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Simplify My Life
Jul 01, 1996 :: Michael Sippey

When's the last time you loaded a Java applet that was actually useful?

I've come across some damn silly ones lately, and am beginning to wonder when that other shoe is finally going to drop. Case in point: PBS Online's companion site to "Life on the Internet" has a wonderful textual history of the Internet, bogged down inside a Java applet. The only interactivity I could see were the forward and back buttons, which scrolled the reader through a dozen or so "pages." They must have had some extra (taxpayer) funding left over after filming the series and blew it on a few volumes of Addison-Wesley's Java Series.

Furthermore, will somone please explain to me why we need Java chat rooms and Java navigation bars and Java news tickers? Aren't IRC, image maps and plain old ASCII good enough?

A couple of high profile folks have started to question Java's usefulness. Paul Haeberli, editor of SGI's Grafica Obscura, and creator of the seminal Java applet "The Impressionist" has recently halted all of his development work on Java "until something major happens." In an email last week, Paul wrote:

JAVA is a technology, not a media format. It appeals to programmers, not designers or writers. HTML is what made the WEB successfull, not a general programming language running on the client side. JAVA is a marvelous SW creation - it's the perfect empty vessel that can be "filled" by any programmers' dreams. I just don't think it can hold anything long enough for someone else to take a sip....

Dave Winer, who knows a thing or two about content heavy web-sites, recently advised DaveNet readers that "the next time someone says they have the fastest justin-time Java byte-code garbage collector, be sure to ask them what you should use Java for. I haven't heard a good answer to this question, and I've been asking." Of course, this piece came before Dave went off the deep end (as he usually does) and started screaming about how Java will connect the world and bring universal peace through Remote Procedure Calls.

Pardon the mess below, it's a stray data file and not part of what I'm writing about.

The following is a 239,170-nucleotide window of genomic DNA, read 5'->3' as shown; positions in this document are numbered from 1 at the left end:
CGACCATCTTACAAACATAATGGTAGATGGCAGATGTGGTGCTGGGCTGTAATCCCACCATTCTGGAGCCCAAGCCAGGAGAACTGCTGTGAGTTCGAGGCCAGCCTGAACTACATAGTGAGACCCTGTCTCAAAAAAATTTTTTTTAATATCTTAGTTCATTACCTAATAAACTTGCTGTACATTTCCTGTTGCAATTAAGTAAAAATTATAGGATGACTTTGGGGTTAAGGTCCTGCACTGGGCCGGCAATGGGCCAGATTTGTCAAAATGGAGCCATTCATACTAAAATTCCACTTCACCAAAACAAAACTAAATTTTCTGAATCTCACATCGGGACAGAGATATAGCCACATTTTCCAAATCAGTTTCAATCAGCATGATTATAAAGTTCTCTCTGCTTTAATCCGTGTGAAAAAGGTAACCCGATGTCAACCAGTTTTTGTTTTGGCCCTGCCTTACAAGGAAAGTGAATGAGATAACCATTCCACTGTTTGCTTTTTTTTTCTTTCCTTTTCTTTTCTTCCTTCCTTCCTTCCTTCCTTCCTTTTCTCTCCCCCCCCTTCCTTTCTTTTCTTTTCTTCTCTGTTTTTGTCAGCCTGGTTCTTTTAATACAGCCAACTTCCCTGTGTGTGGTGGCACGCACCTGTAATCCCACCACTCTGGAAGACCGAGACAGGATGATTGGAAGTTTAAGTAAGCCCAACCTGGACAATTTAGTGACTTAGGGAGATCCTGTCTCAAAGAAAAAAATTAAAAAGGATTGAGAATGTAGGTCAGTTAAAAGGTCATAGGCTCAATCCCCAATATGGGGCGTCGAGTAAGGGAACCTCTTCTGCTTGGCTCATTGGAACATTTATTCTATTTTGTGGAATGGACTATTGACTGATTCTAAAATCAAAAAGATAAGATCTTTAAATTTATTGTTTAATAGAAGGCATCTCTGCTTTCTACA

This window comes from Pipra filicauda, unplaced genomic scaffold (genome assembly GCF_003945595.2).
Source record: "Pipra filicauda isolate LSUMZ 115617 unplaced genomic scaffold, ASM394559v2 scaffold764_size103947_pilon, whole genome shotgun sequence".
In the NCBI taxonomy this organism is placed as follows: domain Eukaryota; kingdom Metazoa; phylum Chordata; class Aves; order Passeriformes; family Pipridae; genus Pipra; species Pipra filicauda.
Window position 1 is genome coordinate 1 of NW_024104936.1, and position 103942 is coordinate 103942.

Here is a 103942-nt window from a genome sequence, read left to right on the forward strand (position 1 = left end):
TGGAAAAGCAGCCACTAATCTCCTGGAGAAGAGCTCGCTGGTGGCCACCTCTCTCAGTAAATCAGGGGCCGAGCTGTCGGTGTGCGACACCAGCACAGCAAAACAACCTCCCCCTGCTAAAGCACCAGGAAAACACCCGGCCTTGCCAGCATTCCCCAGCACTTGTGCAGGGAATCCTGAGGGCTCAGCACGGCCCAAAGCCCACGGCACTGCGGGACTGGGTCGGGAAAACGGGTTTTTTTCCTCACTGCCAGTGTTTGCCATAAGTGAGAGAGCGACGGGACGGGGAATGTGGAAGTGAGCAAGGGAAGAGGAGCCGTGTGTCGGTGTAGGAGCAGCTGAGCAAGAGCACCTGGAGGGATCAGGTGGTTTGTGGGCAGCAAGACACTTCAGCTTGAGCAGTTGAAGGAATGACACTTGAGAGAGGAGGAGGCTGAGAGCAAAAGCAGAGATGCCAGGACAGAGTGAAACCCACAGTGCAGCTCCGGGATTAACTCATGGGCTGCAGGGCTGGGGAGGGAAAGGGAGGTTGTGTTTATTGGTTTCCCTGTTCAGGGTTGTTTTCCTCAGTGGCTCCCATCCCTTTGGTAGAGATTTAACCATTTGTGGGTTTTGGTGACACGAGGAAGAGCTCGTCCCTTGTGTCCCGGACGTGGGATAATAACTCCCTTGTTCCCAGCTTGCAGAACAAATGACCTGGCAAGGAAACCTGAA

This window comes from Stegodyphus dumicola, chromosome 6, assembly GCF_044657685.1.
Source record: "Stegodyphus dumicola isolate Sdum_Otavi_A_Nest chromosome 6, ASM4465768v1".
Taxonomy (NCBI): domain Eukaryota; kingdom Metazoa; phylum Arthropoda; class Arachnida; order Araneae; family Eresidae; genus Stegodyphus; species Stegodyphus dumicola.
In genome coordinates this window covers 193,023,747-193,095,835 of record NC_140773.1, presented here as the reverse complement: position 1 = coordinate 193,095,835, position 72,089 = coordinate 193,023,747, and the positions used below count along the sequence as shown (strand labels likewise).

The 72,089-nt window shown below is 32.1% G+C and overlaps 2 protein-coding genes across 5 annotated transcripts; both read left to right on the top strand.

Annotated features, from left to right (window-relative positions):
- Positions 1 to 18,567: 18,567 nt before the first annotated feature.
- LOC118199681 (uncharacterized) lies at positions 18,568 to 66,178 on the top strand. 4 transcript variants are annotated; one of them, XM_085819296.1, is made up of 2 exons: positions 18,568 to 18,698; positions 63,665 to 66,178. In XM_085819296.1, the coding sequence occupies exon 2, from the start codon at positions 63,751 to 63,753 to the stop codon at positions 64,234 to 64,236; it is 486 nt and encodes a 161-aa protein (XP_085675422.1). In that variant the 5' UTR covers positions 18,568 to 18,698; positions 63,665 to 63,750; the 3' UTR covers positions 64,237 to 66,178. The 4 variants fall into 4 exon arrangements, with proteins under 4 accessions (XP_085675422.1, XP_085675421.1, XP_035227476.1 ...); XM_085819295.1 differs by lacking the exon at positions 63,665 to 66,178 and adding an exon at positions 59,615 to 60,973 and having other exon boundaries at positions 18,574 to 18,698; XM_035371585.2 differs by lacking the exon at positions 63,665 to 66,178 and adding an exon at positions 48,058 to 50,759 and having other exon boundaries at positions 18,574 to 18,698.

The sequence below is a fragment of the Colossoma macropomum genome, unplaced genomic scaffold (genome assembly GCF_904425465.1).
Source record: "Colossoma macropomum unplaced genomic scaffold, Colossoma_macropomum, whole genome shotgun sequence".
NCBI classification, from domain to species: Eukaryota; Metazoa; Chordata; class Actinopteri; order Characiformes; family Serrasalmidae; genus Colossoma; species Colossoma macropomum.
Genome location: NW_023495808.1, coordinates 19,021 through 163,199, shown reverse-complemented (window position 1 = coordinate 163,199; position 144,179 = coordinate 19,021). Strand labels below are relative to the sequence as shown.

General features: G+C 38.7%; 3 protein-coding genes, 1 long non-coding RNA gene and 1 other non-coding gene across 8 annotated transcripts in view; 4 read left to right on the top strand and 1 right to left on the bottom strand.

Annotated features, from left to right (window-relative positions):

(Right, Dave.)

The obvious advice to the browser-builders: make things easier, not harder. Simpler, not more complex. Remember that the vast majority of users are connecting at trickle speeds, and appreciate simplicity. A browser should be lean, mean and fast. It should load text before images. Static images before animated GIFs. And anything before a Java applet. It should not include an email client (takes up room), nor a news client (takes up room, and is there anyone left that actually reads Usenet?). And don't even think about a net.telephone, collaboration tools or a QuickTime plugin. That's what real phones, white boards and VCRs are for.

Netscape and Sun need to wake up to the fact that the market for web products is not going to be driven by the power user connected to the corporate T1. It's going to be driven by the masses. The masses who will buy a Sony PC or a Sega "net cartridge," connect at 28.8k if they're lucky, and drive the advertising dollars which will fund the websites which will keep this medium viable into the next decade. Pay attention to the masses, and they'll pay attention to you.

Heck, that's what Microsoft's been doing for quite some time now...

P.S.: Overheard at a cocktail party in San Francisco. "I work for Fleischman's Yeast, and we're trying to set up a web site. We wanted to register, but heard it was already taken." It sure is -- and it's password protected, too. But I'm sure the Diamond V Web Development folks would gladly part with such a tasty domain name -- for a tasty fee. Of course, you could get lucky: they may not have paid their $100 to InterNIC.



Other pieces about client-side software: